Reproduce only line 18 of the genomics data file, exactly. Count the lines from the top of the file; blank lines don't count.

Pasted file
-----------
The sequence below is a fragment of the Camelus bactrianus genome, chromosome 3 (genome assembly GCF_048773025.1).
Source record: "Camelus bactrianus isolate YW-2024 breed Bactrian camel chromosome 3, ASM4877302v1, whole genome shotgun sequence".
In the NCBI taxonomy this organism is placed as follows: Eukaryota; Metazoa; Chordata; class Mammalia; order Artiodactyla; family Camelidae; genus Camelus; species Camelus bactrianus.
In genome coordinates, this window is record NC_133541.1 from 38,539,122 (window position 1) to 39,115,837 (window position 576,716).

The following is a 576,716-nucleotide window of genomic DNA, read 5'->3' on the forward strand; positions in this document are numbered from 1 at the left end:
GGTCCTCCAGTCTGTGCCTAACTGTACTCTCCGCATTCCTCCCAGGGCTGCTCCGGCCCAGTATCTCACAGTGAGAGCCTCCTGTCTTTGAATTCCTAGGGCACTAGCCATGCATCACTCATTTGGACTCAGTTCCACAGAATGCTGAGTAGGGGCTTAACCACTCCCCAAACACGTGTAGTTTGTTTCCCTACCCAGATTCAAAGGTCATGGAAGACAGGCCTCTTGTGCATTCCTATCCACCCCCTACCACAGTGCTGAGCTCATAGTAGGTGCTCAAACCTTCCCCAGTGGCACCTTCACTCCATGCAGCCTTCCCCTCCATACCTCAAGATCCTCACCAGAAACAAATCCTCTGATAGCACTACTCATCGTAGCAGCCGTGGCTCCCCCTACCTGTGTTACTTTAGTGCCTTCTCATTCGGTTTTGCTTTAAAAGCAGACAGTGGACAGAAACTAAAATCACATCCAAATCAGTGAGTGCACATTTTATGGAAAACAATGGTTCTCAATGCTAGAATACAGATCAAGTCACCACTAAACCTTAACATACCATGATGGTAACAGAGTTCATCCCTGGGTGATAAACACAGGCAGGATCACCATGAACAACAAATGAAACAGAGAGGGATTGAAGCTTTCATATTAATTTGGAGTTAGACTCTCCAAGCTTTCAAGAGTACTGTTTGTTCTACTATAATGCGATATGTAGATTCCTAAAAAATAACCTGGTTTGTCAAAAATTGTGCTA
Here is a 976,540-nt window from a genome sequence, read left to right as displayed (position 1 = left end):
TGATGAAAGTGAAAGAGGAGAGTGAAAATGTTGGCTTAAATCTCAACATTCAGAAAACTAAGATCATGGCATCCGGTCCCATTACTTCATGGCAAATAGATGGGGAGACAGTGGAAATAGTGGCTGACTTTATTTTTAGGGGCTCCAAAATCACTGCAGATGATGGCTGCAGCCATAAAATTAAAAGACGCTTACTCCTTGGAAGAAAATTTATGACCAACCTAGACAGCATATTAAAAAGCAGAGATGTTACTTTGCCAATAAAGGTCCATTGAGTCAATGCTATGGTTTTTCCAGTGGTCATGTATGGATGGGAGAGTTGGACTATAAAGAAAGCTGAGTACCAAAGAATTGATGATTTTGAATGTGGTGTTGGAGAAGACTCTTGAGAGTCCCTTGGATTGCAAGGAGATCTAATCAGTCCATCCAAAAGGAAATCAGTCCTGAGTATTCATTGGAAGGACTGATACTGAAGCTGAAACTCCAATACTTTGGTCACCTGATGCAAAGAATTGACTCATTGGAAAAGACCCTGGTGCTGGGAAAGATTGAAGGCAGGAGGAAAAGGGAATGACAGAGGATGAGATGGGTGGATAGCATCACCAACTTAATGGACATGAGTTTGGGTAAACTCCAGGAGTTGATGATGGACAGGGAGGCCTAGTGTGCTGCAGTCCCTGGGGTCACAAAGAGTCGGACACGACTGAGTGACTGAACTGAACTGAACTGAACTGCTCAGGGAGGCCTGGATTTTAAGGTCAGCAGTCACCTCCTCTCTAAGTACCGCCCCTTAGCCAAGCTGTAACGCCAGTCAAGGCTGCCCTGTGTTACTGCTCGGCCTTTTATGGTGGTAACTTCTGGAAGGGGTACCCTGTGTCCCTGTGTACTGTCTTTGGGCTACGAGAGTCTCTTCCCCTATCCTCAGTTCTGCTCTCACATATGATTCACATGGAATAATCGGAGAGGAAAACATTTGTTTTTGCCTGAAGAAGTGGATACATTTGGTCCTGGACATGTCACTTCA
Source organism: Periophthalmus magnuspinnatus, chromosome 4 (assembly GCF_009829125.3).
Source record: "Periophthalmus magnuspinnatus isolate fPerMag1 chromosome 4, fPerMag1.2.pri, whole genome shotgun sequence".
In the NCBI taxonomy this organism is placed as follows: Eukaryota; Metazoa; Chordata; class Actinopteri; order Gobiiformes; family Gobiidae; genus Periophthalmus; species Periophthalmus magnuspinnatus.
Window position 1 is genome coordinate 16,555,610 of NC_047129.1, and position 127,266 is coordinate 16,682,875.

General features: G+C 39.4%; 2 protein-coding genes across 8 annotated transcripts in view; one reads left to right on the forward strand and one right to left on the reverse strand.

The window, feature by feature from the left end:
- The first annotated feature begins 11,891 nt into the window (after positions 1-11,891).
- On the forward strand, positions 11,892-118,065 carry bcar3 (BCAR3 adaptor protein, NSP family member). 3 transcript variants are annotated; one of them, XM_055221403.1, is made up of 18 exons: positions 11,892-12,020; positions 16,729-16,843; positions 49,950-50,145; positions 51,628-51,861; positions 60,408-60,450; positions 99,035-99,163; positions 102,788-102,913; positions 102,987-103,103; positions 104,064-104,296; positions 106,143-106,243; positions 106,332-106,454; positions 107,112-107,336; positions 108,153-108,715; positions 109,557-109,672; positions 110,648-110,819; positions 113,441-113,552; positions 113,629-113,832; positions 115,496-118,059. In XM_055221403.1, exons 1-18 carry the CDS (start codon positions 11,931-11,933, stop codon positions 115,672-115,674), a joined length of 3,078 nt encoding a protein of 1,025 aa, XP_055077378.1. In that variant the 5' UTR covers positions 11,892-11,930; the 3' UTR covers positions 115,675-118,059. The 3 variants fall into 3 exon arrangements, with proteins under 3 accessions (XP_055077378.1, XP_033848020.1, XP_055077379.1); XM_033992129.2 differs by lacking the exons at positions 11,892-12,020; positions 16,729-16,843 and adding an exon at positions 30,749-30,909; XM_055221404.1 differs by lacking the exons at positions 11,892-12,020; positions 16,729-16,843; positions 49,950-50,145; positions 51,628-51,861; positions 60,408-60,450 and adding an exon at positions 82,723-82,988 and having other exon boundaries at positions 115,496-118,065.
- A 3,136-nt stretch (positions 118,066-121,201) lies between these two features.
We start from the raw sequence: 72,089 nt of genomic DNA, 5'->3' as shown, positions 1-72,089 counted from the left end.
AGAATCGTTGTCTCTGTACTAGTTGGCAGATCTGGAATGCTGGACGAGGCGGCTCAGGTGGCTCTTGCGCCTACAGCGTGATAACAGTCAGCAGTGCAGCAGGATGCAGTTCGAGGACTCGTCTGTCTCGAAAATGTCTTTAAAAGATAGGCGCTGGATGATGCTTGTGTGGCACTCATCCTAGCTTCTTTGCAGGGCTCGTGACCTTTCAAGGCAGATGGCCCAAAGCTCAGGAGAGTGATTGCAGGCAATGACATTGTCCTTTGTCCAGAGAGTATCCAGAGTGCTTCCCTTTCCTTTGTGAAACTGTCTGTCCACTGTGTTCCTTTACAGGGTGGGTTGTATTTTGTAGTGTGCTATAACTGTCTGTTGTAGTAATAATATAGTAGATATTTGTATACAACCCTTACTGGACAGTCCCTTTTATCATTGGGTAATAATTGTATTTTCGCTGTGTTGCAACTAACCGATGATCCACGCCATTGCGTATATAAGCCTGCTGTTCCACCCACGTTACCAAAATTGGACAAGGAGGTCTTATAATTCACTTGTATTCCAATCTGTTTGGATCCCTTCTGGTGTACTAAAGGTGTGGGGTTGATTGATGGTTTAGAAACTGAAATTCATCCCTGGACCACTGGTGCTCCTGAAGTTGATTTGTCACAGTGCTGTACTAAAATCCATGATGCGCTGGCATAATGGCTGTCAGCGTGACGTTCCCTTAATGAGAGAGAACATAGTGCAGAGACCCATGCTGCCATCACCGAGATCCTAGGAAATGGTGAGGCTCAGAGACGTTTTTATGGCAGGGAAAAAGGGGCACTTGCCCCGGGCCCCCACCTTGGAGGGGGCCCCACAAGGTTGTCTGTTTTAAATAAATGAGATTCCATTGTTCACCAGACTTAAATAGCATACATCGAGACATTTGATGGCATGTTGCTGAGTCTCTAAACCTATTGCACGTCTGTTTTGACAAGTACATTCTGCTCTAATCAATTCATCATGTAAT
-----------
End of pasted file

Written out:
We start from the raw sequence: 72,089 nt of genomic DNA, 5'->3' as shown, positions 1-72,089 counted from the left end.